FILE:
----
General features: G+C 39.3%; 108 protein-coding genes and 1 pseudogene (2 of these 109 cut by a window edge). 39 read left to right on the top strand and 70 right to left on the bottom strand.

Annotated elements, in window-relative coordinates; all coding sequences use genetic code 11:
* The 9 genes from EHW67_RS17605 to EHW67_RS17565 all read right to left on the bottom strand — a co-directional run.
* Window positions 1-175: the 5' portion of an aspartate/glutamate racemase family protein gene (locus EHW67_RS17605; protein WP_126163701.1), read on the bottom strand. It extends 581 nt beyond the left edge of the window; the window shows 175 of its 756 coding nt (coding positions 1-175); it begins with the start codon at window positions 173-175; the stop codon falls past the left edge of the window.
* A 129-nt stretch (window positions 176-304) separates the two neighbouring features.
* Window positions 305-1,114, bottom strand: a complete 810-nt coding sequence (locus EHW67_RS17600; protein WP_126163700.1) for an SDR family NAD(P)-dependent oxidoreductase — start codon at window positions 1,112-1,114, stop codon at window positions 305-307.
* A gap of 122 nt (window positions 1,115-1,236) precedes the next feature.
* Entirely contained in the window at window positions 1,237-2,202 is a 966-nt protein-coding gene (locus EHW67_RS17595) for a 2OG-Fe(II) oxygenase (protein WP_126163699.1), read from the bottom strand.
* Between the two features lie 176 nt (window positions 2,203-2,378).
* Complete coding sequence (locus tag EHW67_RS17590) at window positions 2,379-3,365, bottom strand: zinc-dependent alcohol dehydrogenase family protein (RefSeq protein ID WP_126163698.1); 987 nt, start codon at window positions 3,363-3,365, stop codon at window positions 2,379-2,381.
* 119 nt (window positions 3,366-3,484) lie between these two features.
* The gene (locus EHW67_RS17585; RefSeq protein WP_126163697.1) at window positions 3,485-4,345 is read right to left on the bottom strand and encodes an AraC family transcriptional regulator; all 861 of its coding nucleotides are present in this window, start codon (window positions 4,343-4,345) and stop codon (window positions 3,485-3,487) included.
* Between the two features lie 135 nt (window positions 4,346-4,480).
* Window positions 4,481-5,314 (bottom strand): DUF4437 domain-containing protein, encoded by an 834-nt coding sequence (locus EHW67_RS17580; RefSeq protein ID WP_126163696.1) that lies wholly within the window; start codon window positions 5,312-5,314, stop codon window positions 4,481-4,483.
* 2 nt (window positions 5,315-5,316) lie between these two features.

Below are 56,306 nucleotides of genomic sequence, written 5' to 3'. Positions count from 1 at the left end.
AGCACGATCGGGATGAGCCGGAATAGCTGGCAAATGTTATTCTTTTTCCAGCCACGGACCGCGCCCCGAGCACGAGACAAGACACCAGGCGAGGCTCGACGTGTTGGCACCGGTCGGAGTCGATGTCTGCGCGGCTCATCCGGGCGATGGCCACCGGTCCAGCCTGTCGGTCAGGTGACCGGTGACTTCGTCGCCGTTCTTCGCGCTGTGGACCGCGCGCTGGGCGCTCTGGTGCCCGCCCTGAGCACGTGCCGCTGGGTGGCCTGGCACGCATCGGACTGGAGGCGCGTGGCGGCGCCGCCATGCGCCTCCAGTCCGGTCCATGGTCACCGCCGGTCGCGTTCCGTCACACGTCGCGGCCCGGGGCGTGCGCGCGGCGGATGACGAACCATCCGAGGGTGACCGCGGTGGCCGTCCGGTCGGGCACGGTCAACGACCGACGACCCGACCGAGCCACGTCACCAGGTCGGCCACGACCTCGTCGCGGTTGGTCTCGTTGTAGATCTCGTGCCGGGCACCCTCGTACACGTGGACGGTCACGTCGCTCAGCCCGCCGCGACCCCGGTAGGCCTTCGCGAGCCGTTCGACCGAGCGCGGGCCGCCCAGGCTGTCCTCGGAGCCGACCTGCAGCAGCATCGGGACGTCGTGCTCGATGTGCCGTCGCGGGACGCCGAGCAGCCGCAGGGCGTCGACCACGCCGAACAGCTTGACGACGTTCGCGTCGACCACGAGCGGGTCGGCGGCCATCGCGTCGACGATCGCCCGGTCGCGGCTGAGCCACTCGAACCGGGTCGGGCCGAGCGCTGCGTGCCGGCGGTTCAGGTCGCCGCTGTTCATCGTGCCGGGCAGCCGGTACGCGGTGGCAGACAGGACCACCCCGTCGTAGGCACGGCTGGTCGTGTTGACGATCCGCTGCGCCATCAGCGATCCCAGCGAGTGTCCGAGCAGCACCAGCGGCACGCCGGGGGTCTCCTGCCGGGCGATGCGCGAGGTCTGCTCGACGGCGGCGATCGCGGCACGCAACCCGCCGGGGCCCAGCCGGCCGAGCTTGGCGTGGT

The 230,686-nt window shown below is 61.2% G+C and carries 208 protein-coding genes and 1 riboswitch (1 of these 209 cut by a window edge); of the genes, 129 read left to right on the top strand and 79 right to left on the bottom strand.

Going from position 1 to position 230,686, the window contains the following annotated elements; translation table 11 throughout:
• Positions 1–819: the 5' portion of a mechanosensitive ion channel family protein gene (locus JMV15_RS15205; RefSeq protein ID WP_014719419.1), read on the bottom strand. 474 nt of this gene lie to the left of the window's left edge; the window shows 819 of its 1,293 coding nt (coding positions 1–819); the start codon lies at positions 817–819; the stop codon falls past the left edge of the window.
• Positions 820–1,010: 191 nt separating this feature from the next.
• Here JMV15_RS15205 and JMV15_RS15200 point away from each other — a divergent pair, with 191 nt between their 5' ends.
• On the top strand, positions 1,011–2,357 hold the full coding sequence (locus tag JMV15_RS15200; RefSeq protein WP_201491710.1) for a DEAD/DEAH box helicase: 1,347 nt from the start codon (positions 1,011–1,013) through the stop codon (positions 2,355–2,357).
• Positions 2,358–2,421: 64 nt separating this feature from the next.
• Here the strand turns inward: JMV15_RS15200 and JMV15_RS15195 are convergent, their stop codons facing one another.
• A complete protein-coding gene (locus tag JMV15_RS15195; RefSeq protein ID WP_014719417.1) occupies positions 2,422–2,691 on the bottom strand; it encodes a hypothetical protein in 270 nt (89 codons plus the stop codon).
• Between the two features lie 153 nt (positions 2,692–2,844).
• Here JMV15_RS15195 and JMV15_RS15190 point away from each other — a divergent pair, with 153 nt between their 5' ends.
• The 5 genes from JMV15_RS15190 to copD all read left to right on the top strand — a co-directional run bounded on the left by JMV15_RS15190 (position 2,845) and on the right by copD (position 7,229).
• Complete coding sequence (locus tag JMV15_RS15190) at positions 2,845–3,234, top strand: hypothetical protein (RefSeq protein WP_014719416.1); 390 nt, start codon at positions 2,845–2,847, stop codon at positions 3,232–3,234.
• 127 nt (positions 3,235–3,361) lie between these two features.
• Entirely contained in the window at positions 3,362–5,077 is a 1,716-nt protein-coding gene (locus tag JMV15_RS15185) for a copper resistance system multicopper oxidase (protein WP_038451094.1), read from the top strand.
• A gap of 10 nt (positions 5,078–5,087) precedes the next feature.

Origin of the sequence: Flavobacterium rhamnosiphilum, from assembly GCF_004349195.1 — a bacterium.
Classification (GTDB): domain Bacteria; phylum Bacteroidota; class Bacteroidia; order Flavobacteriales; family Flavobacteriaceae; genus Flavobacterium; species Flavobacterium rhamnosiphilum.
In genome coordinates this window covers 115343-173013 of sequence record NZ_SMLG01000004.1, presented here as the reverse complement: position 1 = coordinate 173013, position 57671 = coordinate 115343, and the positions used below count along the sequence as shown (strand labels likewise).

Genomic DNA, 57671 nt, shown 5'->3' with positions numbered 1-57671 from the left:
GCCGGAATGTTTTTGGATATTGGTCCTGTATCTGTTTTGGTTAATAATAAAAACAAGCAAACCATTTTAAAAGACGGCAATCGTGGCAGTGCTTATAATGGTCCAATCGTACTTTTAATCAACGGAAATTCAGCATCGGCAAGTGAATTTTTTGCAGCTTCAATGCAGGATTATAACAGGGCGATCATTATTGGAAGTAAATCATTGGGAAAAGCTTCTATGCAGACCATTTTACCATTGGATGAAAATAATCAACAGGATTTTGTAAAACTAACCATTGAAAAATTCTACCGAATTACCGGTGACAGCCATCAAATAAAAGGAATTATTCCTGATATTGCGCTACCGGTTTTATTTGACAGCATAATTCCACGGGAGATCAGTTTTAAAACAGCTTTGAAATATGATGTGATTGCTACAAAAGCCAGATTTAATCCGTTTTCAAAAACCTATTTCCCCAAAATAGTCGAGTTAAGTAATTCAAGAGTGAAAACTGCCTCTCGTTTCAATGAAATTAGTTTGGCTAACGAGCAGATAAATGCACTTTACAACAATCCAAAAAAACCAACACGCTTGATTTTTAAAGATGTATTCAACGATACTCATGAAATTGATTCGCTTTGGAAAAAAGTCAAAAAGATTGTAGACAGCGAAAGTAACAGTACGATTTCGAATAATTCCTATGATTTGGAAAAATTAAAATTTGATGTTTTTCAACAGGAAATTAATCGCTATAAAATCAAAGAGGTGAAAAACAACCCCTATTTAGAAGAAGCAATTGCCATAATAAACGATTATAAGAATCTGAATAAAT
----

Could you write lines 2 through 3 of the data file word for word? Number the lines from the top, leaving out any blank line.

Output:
Annotated elements, in window-relative coordinates; all coding sequences use genetic code 11:
* The 9 genes from EHW67_RS17605 to EHW67_RS17565 all read right to left on the bottom strand — a co-directional run.